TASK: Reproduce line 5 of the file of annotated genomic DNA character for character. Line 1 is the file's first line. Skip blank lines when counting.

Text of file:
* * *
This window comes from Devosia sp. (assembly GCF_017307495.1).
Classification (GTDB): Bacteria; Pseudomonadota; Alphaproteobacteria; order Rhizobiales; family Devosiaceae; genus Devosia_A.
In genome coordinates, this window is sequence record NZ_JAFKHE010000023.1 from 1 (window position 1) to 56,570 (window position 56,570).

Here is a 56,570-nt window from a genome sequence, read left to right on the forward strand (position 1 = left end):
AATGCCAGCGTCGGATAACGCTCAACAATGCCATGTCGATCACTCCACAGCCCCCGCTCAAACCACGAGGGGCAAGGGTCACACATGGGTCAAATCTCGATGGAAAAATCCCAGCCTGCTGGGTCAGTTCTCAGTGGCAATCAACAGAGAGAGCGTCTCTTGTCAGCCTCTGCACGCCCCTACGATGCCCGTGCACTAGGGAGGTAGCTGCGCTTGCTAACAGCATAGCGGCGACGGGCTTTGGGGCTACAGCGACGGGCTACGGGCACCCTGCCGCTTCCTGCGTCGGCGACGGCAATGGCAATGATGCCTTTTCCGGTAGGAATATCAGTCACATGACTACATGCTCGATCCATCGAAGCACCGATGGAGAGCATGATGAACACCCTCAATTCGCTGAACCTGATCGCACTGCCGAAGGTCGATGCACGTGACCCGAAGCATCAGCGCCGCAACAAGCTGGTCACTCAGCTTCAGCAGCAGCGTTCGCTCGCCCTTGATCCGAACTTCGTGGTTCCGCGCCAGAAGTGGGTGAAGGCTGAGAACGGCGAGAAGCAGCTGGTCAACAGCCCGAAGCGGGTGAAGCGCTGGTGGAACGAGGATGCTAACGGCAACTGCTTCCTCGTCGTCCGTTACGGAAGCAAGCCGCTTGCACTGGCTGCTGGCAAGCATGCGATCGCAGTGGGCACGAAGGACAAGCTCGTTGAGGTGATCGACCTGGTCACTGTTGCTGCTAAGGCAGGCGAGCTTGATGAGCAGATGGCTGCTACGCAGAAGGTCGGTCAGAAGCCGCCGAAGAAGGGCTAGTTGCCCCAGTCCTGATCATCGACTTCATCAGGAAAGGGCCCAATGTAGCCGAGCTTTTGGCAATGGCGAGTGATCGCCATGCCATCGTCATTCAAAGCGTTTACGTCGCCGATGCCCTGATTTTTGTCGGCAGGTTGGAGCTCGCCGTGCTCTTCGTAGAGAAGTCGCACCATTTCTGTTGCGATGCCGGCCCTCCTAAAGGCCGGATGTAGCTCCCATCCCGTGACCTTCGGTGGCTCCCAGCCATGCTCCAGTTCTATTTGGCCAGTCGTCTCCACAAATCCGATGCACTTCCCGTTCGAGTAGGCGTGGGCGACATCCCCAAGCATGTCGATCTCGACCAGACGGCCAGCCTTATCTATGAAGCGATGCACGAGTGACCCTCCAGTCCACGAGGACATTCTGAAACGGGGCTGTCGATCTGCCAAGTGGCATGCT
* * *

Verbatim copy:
AATGCCAGCGTCGGATAACGCTCAACAATGCCATGTCGATCACTCCACAGCCCCCGCTCAAACCACGAGGGGCAAGGGTCACACATGGGTCAAATCTCGATGGAAAAATCCCAGCCTGCTGGGTCAGTTCTCAGTGGCAATCAACAGAGAGAGCGTCTCTTGTCAGCCTCTGCACGCCCCTACGATGCCCGTGCACTAGGGAGGTAGCTGCGCTTGCTAACAGCATAGCGGCGACGGGCTTTGGGGCTACAGCGACGGGCTACGGGCACCCTGCCGCTTCCTGCGTCGGCGACGGCAATGGCAATGATGCCTTTTCCGGTAGGAATATCAGTCACATGACTACATGCTCGATCCATCGAAGCACCGATGGAGAGCATGATGAACACCCTCAATTCGCTGAACCTGATCGCACTGCCGAAGGTCGATGCACGTGACCCGAAGCATCAGCGCCGCAACAAGCTGGTCACTCAGCTTCAGCAGCAGCGTTCGCTCGCCCTTGATCCGAACTTCGTGGTTCCGCGCCAGAAGTGGGTGAAGGCTGAGAACGGCGAGAAGCAGCTGGTCAACAGCCCGAAGCGGGTGAAGCGCTGGTGGAACGAGGATGCTAACGGCAACTGCTTCCTCGTCGTCCGTTACGGAAGCAAGCCGCTTGCACTGGCTGCTGGCAAGCATGCGATCGCAGTGGGCACGAAGGACAAGCTCGTTGAGGTGATCGACCTGGTCACTGTTGCTGCTAAGGCAGGCGAGCTTGATGAGCAGATGGCTGCTACGCAGAAGGTCGGTCAGAAGCCGCCGAAGAAGGGCTAGTTGCCCCAGTCCTGATCATCGACTTCATCAGGAAAGGGCCCAATGTAGCCGAGCTTTTGGCAATGGCGAGTGATCGCCATGCCATCGTCATTCAAAGCGTTTACGTCGCCGATGCCCTGATTTTTGTCGGCAGGTTGGAGCTCGCCGTGCTCTTCGTAGAGAAGTCGCACCATTTCTGTTGCGATGCCGGCCCTCCTAAAGGCCGGATGTAGCTCCCATCCCGTGACCTTCGGTGGCTCCCAGCCATGCTCCAGTTCTATTTGGCCAGTCGTCTCCACAAATCCGATGCACTTCCCGTTCGAGTAGGCGTGGGCGACATCCCCAAGCATGTCGATCTCGACCAGACGGCCAGCCTTATCTATGAAGCGATGCACGAGTGACCCTCCAGTCCACGAGGACATTCTGAAACGGGGCTGTCGATCTGCCAAGTGGCATGCT